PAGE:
KING: And as I understand it, Johnson & Johnson has just put on TV what the drug costs and then what the drug costs if you have insurance.

FLORKO: That's right.

KING: OK. So to be clear - this is a rule, not a law. How's it going to be enforced?

FLORKO: Well, that's probably the most interesting part of this proposal. So the Trump administration actually doesn't have a way to enforce this on their own. Instead, they'll rely on drug companies to essentially police each other. Basically, if drugmaker X decides to comply - meaning, they put a price in their ads - drugmaker Y doesn't, drugmaker X can sue drugmaker Y over what's called an unfair trade practice. Basically, they're getting an unfair advantage because they're not listing their price in their ads.

KING: OK. So the president is shooting for interpharma (ph) competition to work this out. The pharmaceutical industry, as a whole, is very powerful. Are they going to fight this?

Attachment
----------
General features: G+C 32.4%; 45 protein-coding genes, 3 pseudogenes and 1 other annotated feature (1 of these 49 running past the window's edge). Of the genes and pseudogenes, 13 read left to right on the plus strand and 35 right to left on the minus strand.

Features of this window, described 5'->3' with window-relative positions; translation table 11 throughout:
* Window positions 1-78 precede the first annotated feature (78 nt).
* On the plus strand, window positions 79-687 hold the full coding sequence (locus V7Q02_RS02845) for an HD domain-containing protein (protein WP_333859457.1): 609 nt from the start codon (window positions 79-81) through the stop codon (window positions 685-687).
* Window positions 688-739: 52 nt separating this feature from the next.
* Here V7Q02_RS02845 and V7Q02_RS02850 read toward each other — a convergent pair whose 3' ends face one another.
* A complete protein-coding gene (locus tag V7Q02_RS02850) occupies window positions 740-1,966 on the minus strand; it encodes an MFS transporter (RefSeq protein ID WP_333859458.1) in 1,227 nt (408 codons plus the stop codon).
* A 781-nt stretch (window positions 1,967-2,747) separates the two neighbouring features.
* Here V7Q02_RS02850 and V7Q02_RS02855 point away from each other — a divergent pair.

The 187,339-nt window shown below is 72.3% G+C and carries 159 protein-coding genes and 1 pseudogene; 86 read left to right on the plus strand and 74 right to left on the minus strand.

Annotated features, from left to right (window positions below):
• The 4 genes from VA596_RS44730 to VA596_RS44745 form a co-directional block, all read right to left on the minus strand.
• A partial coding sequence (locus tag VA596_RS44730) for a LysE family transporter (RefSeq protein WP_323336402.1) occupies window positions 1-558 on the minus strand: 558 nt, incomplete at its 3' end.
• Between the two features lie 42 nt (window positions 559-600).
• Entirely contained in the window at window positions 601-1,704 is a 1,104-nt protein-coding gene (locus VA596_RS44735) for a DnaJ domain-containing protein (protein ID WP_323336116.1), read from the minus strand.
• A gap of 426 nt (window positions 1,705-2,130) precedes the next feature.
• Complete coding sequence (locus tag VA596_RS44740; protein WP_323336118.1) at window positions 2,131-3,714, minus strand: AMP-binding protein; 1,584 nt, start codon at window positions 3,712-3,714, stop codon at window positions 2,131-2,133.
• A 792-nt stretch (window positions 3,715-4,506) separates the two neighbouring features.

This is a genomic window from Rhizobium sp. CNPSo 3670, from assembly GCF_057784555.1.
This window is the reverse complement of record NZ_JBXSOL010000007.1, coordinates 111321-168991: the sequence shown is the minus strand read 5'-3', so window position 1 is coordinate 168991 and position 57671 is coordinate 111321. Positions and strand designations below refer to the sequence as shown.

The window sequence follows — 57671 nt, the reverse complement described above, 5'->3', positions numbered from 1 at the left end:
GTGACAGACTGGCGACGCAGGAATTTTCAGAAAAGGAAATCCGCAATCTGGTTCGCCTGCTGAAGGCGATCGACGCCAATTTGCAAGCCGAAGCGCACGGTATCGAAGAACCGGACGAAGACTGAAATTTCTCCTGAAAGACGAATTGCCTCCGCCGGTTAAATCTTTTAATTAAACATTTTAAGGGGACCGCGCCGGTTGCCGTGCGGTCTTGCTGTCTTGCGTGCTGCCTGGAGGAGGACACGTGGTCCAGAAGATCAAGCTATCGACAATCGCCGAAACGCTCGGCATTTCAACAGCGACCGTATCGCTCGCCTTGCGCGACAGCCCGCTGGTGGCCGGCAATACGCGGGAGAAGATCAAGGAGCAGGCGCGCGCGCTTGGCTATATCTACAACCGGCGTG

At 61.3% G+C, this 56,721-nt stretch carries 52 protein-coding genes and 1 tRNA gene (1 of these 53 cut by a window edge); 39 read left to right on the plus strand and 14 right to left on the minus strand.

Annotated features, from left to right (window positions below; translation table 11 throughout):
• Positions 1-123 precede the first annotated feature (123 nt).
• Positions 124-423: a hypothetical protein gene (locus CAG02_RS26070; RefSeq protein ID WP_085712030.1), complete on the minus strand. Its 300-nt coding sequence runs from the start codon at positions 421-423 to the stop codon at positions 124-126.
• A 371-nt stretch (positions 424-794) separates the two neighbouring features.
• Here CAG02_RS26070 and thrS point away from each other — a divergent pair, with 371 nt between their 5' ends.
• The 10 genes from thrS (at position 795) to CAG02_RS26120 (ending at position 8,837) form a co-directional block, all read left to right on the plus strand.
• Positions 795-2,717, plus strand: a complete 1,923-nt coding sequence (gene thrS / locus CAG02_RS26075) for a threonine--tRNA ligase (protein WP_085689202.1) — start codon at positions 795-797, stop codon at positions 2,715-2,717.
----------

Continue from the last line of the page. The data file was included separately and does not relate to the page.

FLORKO: They certainly are. They've pretty much signaled as much as they can that they're going to sue over this proposal. They argue that it violates their First Amendment rights. Basically, they say, we don't want to disclose this information; you don't have a compelling reason to force us to. And so it'll likely be fought out in the courts.

KING: First Amendment argument. Last question for you - the White House has been pushing for this, as you said, as part of this effort to lower drug prices. Do you think this is going to have that effect?

FLORKO: It's an indirect try at best. I mean, the drugmakers have been very intent on sort of fighting this as much as they can. They could have already lowered their list prices. So it might shame a few. They might think a second about putting a high list price on their drug. But I would say it's probably not the most immediate way to do so.

KING: Nicholas Florko is Washington correspondent at STAT news. Thanks so much, Nicholas.

FLORKO: Thanks for having me.

(SOUNDBITE OF HANDBOOK'S "CAN'T TALK NOW") Transcript provided by NPR, Copyright NPR.

Steve Inskeep is a host of NPR's Morning Edition, as well as NPR's morning news podcast Up First.
Noel King is a host of Morning Edition and Up First.